Financial Aid for Students With Disabilities

Learn more about available resources to help students with disabilities attend college and pay for their education.
6 min read

Share this Article

A college education can lead to greater job opportunities, but students with disabilities remain underrepresented on college campuses and in career training programs. The disability rate for high school graduates was 11%, compared to just 4% for bachelor's degree holders, according to the National Center for Education Statistics (NCES).

Disabilities can include physical disabilities, cognitive and learning disabilities, and neurological disabilities. One challenge centric to the college experience is figuring out how to pay for it — but for students with disabilities, it can be uniquely difficult.

This guide explores federal and state student assistance, targeted scholarships, and relevant grant programs. It also looks at the documents you'll need to get financial aid and campus accommodations.

Financial Challenges for Students With Disabilities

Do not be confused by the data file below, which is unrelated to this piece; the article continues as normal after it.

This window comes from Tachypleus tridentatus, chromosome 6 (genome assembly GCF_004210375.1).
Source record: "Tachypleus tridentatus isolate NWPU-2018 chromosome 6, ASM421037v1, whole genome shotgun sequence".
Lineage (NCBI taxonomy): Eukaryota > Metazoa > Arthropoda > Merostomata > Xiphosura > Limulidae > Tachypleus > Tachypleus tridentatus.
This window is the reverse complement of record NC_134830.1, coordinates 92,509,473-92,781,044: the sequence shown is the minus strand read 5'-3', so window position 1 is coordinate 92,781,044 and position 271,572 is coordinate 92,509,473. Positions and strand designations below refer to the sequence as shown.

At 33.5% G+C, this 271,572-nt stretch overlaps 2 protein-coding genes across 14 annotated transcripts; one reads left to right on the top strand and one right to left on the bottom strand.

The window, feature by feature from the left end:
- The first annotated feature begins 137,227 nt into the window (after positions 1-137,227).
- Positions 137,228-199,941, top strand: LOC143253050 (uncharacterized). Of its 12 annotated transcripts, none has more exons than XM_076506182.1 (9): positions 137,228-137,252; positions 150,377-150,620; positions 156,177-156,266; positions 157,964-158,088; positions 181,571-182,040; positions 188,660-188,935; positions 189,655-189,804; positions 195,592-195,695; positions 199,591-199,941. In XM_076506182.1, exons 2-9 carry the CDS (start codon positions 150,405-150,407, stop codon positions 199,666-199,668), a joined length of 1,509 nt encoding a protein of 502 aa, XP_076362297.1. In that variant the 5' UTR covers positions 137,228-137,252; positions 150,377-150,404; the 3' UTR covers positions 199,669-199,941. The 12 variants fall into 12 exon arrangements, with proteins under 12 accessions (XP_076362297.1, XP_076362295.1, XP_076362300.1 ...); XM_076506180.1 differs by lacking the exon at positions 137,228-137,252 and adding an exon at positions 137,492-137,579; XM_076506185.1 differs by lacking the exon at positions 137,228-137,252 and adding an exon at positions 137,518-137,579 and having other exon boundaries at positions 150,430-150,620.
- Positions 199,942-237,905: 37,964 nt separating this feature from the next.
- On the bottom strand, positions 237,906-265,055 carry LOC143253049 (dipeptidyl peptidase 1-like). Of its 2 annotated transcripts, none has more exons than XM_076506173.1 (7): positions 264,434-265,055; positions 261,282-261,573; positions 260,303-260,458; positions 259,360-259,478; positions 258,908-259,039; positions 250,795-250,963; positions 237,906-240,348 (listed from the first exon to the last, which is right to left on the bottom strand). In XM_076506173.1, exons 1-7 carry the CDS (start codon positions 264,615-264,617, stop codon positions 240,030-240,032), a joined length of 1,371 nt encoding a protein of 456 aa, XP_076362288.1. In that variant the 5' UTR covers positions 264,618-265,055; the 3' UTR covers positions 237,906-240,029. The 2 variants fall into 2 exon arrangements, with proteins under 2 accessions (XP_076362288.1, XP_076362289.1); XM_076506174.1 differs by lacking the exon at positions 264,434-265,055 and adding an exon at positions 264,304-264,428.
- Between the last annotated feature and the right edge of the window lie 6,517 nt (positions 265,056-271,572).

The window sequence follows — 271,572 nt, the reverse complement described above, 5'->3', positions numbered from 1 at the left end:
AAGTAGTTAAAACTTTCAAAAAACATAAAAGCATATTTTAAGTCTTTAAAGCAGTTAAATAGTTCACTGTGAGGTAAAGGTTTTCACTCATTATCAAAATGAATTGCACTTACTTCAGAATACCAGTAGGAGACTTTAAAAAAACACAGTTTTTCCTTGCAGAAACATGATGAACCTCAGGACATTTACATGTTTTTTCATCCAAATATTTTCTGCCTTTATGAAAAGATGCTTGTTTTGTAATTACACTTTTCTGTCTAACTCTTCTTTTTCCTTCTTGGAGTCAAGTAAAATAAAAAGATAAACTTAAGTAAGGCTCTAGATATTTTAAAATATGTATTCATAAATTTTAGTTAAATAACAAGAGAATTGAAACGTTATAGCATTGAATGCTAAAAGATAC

Financial aid expert Doug Watson pointed out the challenges unique to students with disabilities.

"In addition to the traditional challenges students may have paying for college in general, students with disabilities may have other expenses related to their disability that may impact their ability to attend college and/or be academically successful," Watson said. "While many costs may be covered by the institution, some may not."

Rising College Costs

The cost of college tuition continues to increase for all students. According to the NCES, college tuition, room and board, and required fees averaged nearly $26,000 a year in 2020-21 — up from $20,896 in 2008-09.

Limited Financial Assets

According to the NASFAA Journal of Student Financial Aid, many high school students with disabilities come from families with lower household incomes than their peers without disabilities.

Enrolling as a Part-Time Student

A larger percentage of undergraduates who reported having disabilities made up part-time enrollments than full-time enrollments. During the 2015-16 academic year, 21% of undergraduate students who enrolled part time or for part of the academic year reported having a disability, whereas 17% of undergraduate students who enrolled full time reported having a disability.